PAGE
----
Strip color, make better image

With all the post-processing tools available now there’s a criticism I hear from photographers about people who change color images to B&W; “what’s the matter, couldn’t get the color right?”  Sometimes it’s a derisive comment, sometimes a search for information, but most of the time I feel it misses the point.  Images are made of compositions composed of what the photographer wants to show the viewer and sometimes it just looks better without the color.

Not that I’m intending to get snobbish about “art” and “black and white” and all that effort at segregating what’s of value from what’s common.  No, I use both color and B&W in my work, although I’m a novice when it comes to knowing which will work best!  The beauty of digital is we can tell quickly whether to pursue it or not; in the film days it required a different workflow to make a B&W image out of a color negative and when I say workflow I mean more than a few clicks of the mouse.  It took literally getting  your hands dirty while working in the dark.

I’ve been going through my Lightroom catalog to remind myself what’s in it and I found the following image.  It’s a scan of a Kodachrome slide image I made several years ago while driving along the coast of the Olympia peninsula of Washington.  I remember liking the shape and contrasts but also remember not being particularly thrilled how it turned out as the colors were dull and the image lacked some spark.  That was back when I thought a great image simply came out of the camera.  Now I know better.

I fortunately exposed the image fairly evenly (the sky was totally overcast so I knew it would be blow out but there were no details to preserve) so when I saw it I realized some post-processing would enable me to turn it into more of what I saw at the time.  And when I started working on it I knew it would be a B&W in the final product – the subtle colors of the rock and water just didn’t bring anything to the story of the image.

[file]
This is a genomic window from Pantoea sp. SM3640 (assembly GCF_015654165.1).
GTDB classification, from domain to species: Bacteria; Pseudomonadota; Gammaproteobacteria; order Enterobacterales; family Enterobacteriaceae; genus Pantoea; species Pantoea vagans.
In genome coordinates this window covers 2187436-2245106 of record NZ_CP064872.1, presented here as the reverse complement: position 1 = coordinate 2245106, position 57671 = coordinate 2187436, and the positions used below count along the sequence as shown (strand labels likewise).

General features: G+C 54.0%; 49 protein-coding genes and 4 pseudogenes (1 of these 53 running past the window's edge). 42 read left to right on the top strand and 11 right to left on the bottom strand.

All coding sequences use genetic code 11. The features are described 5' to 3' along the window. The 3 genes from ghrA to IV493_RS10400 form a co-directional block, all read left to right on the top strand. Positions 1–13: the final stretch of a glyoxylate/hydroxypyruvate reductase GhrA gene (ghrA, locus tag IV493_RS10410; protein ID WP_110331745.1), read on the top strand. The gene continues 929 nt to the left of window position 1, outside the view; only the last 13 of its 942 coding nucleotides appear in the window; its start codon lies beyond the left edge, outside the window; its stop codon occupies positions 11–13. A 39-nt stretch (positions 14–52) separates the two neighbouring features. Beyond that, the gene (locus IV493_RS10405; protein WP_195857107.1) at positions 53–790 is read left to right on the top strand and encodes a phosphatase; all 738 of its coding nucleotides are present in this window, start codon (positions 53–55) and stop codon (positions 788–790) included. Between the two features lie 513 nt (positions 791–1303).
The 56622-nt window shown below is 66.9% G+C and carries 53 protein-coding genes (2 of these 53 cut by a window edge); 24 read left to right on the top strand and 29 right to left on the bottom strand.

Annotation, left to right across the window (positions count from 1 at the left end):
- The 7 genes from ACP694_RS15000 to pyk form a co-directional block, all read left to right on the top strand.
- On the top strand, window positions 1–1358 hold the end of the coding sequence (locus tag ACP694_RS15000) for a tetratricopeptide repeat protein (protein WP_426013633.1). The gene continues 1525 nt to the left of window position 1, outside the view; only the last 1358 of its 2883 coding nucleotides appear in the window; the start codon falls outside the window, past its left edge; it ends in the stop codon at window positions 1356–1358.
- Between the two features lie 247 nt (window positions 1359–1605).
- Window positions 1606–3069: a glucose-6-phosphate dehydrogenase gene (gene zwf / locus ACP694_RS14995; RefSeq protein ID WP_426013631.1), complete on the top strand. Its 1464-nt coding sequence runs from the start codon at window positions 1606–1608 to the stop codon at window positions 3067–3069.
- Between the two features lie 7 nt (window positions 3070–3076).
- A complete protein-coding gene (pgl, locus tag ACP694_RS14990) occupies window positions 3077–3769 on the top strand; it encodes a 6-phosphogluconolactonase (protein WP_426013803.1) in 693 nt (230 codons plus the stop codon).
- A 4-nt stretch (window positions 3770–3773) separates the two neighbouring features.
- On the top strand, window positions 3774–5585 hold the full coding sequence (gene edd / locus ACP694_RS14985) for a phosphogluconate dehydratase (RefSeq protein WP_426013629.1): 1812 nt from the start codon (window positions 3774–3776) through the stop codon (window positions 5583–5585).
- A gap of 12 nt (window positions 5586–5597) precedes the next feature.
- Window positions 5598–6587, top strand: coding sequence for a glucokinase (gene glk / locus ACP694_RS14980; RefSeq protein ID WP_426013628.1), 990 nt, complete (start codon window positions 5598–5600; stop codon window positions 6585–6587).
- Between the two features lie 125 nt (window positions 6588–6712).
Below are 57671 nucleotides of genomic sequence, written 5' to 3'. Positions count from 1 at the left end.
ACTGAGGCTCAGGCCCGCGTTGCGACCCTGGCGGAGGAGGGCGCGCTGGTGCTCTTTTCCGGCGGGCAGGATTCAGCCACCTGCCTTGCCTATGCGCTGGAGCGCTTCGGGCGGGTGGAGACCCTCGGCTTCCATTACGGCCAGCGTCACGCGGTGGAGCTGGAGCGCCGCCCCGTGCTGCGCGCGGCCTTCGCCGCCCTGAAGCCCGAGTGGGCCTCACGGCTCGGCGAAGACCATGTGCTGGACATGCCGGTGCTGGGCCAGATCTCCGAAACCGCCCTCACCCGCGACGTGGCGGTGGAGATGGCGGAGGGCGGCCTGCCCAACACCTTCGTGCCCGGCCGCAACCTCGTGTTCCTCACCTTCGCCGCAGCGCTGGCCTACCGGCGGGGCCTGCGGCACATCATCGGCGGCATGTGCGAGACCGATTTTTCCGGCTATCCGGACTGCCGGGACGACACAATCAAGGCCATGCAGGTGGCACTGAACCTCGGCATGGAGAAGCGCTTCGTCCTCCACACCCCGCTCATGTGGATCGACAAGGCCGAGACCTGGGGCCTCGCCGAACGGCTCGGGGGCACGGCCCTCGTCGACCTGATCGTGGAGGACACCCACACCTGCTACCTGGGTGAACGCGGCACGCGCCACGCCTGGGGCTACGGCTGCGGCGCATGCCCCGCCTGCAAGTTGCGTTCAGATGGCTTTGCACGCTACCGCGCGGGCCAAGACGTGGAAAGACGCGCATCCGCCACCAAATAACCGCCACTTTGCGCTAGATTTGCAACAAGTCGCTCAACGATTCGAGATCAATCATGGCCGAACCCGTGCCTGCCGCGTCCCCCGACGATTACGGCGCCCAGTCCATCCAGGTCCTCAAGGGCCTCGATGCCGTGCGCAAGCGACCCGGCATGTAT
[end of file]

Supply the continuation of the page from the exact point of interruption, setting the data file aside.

Looking at it now I really like how the even lighting of the overcast sky helped give me light all over the rock, including into the clefts and holes.  A more stark lighting, such as bright cloudless day, would have rendered this too harsh.  In this form it recalls the sense I had of the cloudy, cool Pacific coast, a place of not quite shadows and not quite sunlight, with a bit of salty tang in the damp air.

The moral, at least one, of the story is to not throw anything away (cheers from the pack rat demographic, groans from those more organized) because you may have a masterpiece just waiting for a little adjusting.

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